The book recounts young Stephen's school years, where he passes through a number of phases. He is at first intimidated by the older students, teachers, and priests at his school, struggling to fit in; later, he pursues the carnal pleasures of life; a sense of guilt turns him away from this life and he considers becoming a priest; after deciding against this, he begins to reject all society's values he grew up with and escapes to a life as an artist. These are major swings in a short time, but they are during his formative years, when Stephen is deciding who he will become. In the end, he turns away from the faith of his youth because so much of it was based on fear of damnation and a rejection of worldly pleasures, and he could not reconcile that with a love of beauty. In doing so, he rejects everything he knows to begin anew in a foreign place.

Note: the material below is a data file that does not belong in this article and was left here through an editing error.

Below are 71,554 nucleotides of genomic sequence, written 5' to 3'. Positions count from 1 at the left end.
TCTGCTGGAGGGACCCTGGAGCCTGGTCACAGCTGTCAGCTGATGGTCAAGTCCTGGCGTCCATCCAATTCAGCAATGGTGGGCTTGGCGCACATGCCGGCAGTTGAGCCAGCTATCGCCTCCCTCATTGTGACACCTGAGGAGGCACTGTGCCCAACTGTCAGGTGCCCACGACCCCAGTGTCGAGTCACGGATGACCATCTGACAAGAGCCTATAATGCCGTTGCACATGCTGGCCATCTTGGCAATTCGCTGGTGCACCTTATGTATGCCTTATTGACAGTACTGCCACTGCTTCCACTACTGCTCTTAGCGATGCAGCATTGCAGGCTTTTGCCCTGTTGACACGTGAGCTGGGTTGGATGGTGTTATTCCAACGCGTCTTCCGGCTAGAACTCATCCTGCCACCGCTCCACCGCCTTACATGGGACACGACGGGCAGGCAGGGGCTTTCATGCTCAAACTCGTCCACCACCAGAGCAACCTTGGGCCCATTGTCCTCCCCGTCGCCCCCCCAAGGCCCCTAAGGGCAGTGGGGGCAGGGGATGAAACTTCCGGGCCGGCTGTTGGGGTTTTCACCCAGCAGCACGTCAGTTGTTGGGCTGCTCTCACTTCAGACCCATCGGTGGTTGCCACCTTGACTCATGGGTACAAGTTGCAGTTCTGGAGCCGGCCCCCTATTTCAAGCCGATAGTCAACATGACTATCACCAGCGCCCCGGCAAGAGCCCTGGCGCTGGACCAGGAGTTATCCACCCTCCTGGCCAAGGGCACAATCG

I don't know how much of Portrait applies to Joyce's own life, but he makes the novel personal, bringing us inside Stephen's mind as he struggles with his conflicts.
If you like books with a lot of action, skip this one. But if you like poetic writing and insights into the evolution of a philosophy, this book may be for you.